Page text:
The fix: At least once a week, spritz your brushes with an anti-bacterial brush spray after use—prioritize eye and lip products, since these can transmit the most germs, says Fusco. Try Japonesque Makeup Brush Cleanser ($14, ulta.com). Once a month, give brushes a deep clean with a gentle, sulfate-free shampoo and water. Place them flat to air dry (this helps the brush maintain its shape).
6. You use a loofah in the shower.
If it’s hanging out in the humid shower, your scrubber is a breeding ground for mold, fungus, and bacteria, including serious ones like staphylococcal (staph). “Staph lives on the skin naturally, but becomes a problem if it gets into the skin,” says Peterson. “If you have any open cuts or you scratch your skin with the loofah, the bacteria can get in and cause an infection.” Even if you let it dry between uses, research shows that loofahs can harbor a type of bacteria that causes a skin rash known as folliculitis, which results in red, itchy bumps around the hair follicles.
The fix: Lose the loofah. Instead, slough off dead skin cells by hand using an exfoliating body wash, says Peterson. Try Softsoap Fresh & Glow Exfoliating Fruit Polish Body Wash ($4; walgreens.com), which is made with biodegradable ground apricot seeds, not the typical environmentally hazardous plastic microbeads.
7. You share a razor.
Borrowing your husband’s razor is no big deal, right? Wrong. “Sharp objects that can cut the skin pose the biggest health risks,” says Peterson. Razors can transmit viruses like hepatitis B and C and herpes (which can live on the skin, even if you don’t have a current outbreak) bacterial infections such as folliculitis, and staph infections like MRSA, a tough-to-treat bug that can be life-threatening. Even your own razor can become problematic if you hang onto it too long, since bacteria and mold can grow on it. “And if you nick your skin, which is more likely to happen with an old, dull blade, you can get an infection,” Peterson says.
The fix: Get your own—and care for it properly. Rinse your razor after each use and let it dry in a spot outside of your shower. “Keep it upright in a glass or use a suction cup holder so the water drips down,” says Fusco. (Once the razor dries, cover the blade to protect it from spray from your toilet.) If you shave daily, change the blade at least every two weeks so it’s sharp and less likely to nick you.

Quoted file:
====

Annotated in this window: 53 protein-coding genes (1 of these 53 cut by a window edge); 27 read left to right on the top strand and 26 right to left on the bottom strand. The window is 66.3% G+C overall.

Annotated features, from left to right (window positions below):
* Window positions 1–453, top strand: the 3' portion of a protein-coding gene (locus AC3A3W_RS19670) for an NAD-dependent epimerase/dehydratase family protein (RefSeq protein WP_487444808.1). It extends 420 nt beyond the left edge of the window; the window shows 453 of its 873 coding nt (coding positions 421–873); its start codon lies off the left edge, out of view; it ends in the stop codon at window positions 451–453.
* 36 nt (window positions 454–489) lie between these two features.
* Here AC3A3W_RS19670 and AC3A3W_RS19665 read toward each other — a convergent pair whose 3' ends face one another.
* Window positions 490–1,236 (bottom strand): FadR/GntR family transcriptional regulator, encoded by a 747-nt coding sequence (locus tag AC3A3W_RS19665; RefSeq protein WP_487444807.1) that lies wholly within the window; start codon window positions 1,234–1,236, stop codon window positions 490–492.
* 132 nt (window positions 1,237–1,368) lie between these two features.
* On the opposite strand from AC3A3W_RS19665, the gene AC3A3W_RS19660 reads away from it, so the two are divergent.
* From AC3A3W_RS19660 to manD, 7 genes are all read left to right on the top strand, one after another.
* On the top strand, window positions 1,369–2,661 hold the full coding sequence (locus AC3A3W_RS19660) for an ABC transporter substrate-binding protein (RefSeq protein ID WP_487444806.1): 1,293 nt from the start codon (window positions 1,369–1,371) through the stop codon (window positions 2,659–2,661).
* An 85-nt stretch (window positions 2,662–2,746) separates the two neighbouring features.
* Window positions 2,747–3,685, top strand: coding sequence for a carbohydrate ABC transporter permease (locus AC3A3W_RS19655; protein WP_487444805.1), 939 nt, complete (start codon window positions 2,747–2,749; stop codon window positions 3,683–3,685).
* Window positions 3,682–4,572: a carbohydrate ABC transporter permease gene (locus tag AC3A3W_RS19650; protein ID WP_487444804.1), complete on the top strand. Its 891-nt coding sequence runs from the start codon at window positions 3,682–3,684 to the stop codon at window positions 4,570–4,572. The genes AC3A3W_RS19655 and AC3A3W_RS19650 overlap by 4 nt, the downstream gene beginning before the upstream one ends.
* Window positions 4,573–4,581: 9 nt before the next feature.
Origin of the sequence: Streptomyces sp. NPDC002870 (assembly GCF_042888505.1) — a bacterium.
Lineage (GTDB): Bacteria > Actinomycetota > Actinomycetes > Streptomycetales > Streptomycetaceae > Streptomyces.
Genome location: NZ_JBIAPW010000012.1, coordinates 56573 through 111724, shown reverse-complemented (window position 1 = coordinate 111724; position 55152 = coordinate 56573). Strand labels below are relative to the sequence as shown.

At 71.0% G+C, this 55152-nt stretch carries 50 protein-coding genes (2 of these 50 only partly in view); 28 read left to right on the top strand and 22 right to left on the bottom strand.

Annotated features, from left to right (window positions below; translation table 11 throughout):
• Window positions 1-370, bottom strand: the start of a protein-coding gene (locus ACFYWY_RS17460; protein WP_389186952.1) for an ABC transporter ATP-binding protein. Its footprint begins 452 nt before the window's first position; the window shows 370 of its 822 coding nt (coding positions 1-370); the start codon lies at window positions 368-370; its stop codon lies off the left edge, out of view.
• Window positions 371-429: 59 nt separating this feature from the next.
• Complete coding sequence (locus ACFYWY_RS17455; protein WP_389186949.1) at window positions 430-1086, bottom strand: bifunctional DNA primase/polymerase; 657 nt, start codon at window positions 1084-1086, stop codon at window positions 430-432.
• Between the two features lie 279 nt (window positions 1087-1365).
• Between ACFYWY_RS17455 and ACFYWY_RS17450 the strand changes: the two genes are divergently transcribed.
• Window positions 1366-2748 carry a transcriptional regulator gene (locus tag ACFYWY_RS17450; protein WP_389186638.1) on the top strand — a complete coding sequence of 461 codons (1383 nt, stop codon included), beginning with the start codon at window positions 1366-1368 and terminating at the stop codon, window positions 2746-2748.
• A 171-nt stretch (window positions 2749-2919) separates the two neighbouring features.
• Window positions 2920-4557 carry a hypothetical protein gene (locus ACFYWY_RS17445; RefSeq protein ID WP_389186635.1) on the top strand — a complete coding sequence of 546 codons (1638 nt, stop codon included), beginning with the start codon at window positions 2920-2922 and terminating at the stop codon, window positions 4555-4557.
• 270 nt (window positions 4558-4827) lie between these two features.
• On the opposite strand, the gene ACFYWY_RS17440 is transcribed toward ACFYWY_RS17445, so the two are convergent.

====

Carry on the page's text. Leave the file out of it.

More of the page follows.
8. You “try before you buy” at the cosmetic counter.
Using the disposable applicator provided isn’t enough to keep mystery microbes off your lips and lids. You can’t be sure that everyone is following the rules and not touching the product directly or double dipping, says Fusco. “Even if you apply a tester lipstick with a cotton swab, you can still be exposed to viruses—anything from the common cold to herpes.” No exaggeration: research done at Rowan University in New Jersey revealed that makeup “testers” commonly contain staph, strep, and even E. coli.
The fix: Skip the testers and ask for free samples, says Fusco. “Many cosmetic companies stock mini-sized products for sampling,” she says. If you must test, ask the salesperson to wipe the surface of the product with alcohol first and scrape off or sharpen the top layer. Then try it on your neck or inner wrist instead of putting it on your face (test foundations on your décolletage, which has similar coloring), and wash up immediately after.
9. You pluck your nose hairs.
As easy a fix as it may seem, yanking nose hairs out with tweezers is a bad idea. If your tweezers aren’t clean, you’re putting germs in direct contact with a mucous membrane, which gives the bugs a fast-pass to your bloodstream, says Peterson. The other issue is that nose hairs are meant to trap germs. “By removing those hairs, you’re leaving yourself more vulnerable to illnesses like the common cold.”
The fix: Trim, don’t pluck. Sanitize the clippers beforehand with rubbing alcohol and trim just enough so the hairs are no longer visible outside your nostrils. To play it safer, use a motorized nostril trimmer so you’re less likely to nick yourself, says Peterson. One to try: Panisonic Vortex Nose & Facial Hair Trimmer ($15, walgreens.com).